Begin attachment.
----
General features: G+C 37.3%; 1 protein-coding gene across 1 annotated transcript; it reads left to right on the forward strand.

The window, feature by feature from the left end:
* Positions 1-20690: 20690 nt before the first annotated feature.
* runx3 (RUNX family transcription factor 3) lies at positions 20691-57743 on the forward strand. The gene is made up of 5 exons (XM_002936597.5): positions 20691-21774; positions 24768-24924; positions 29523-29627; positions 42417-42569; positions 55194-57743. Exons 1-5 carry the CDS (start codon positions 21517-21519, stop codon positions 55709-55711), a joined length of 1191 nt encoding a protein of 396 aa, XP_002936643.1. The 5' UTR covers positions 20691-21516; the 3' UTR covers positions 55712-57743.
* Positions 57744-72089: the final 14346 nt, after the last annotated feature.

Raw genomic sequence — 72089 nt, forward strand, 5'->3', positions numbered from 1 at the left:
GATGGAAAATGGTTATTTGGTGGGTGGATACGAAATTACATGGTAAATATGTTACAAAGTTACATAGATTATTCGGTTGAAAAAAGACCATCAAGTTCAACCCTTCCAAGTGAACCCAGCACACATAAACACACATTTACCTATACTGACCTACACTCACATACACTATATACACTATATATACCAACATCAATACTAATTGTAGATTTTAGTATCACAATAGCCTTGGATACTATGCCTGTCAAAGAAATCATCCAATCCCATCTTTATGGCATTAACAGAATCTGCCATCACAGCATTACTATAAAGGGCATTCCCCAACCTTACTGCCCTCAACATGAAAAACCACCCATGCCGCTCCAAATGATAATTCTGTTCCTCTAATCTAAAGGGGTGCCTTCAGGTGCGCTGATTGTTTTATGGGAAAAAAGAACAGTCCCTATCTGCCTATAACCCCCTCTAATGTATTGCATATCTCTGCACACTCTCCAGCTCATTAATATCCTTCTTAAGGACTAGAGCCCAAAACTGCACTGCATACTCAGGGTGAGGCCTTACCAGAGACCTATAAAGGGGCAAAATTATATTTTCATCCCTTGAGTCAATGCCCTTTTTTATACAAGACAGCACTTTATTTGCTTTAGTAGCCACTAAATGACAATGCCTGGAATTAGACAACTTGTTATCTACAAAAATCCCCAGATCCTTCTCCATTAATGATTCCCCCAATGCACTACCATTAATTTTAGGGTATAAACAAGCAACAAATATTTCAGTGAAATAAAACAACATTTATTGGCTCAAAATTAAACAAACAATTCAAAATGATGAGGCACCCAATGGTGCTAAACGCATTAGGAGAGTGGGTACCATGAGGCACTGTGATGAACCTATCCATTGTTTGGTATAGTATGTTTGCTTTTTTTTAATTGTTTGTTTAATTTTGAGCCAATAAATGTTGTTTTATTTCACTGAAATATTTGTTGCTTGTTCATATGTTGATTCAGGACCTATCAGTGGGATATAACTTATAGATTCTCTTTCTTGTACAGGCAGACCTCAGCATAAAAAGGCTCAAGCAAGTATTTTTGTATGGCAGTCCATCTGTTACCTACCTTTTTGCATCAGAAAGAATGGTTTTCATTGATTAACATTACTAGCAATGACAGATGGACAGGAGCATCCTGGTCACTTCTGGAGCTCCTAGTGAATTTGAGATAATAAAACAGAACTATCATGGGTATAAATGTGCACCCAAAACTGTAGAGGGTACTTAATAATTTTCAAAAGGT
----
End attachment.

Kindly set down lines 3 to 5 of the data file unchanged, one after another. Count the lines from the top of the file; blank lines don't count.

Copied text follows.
* Positions 1-20690: 20690 nt before the first annotated feature.
* runx3 (RUNX family transcription factor 3) lies at positions 20691-57743 on the forward strand. The gene is made up of 5 exons (XM_002936597.5): positions 20691-21774; positions 24768-24924; positions 29523-29627; positions 42417-42569; positions 55194-57743. Exons 1-5 carry the CDS (start codon positions 21517-21519, stop codon positions 55709-55711), a joined length of 1191 nt encoding a protein of 396 aa, XP_002936643.1. The 5' UTR covers positions 20691-21516; the 3' UTR covers positions 55712-57743.
* Positions 57744-72089: the final 14346 nt, after the last annotated feature.